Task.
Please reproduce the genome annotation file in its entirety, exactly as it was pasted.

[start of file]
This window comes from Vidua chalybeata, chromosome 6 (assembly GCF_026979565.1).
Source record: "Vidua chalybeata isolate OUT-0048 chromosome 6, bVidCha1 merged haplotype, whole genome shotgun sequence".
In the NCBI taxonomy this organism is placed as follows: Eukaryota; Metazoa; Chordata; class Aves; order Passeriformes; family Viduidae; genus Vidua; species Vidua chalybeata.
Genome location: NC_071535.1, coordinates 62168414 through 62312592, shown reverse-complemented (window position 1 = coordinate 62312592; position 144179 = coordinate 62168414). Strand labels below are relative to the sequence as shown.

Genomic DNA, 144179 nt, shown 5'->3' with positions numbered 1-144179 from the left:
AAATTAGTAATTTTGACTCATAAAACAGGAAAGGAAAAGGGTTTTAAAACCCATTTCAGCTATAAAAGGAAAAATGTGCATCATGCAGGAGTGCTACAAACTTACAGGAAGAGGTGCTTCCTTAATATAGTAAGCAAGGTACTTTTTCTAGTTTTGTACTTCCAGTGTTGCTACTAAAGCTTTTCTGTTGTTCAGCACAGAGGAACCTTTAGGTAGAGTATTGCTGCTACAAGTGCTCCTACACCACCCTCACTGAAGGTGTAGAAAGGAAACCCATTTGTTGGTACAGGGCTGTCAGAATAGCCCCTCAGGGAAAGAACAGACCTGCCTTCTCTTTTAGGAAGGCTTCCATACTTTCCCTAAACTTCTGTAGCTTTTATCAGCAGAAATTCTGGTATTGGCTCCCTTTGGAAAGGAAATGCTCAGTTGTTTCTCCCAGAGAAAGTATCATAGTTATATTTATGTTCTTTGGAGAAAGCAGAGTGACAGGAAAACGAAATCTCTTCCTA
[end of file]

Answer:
This window comes from Vidua chalybeata, chromosome 6 (assembly GCF_026979565.1).
Source record: "Vidua chalybeata isolate OUT-0048 chromosome 6, bVidCha1 merged haplotype, whole genome shotgun sequence".
In the NCBI taxonomy this organism is placed as follows: Eukaryota; Metazoa; Chordata; class Aves; order Passeriformes; family Viduidae; genus Vidua; species Vidua chalybeata.
Genome location: NC_071535.1, coordinates 62168414 through 62312592, shown reverse-complemented (window position 1 = coordinate 62312592; position 144179 = coordinate 62168414). Strand labels below are relative to the sequence as shown.

Genomic DNA, 144179 nt, shown 5'->3' with positions numbered 1-144179 from the left:
AAATTAGTAATTTTGACTCATAAAACAGGAAAGGAAAAGGGTTTTAAAACCCATTTCAGCTATAAAAGGAAAAATGTGCATCATGCAGGAGTGCTACAAACTTACAGGAAGAGGTGCTTCCTTAATATAGTAAGCAAGGTACTTTTTCTAGTTTTGTACTTCCAGTGTTGCTACTAAAGCTTTTCTGTTGTTCAGCACAGAGGAACCTTTAGGTAGAGTATTGCTGCTACAAGTGCTCCTACACCACCCTCACTGAAGGTGTAGAAAGGAAACCCATTTGTTGGTACAGGGCTGTCAGAATAGCCCCTCAGGGAAAGAACAGACCTGCCTTCTCTTTTAGGAAGGCTTCCATACTTTCCCTAAACTTCTGTAGCTTTTATCAGCAGAAATTCTGGTATTGGCTCCCTTTGGAAAGGAAATGCTCAGTTGTTTCTCCCAGAGAAAGTATCATAGTTATATTTATGTTCTTTGGAGAAAGCAGAGTGACAGGAAAACGAAATCTCTTCCTA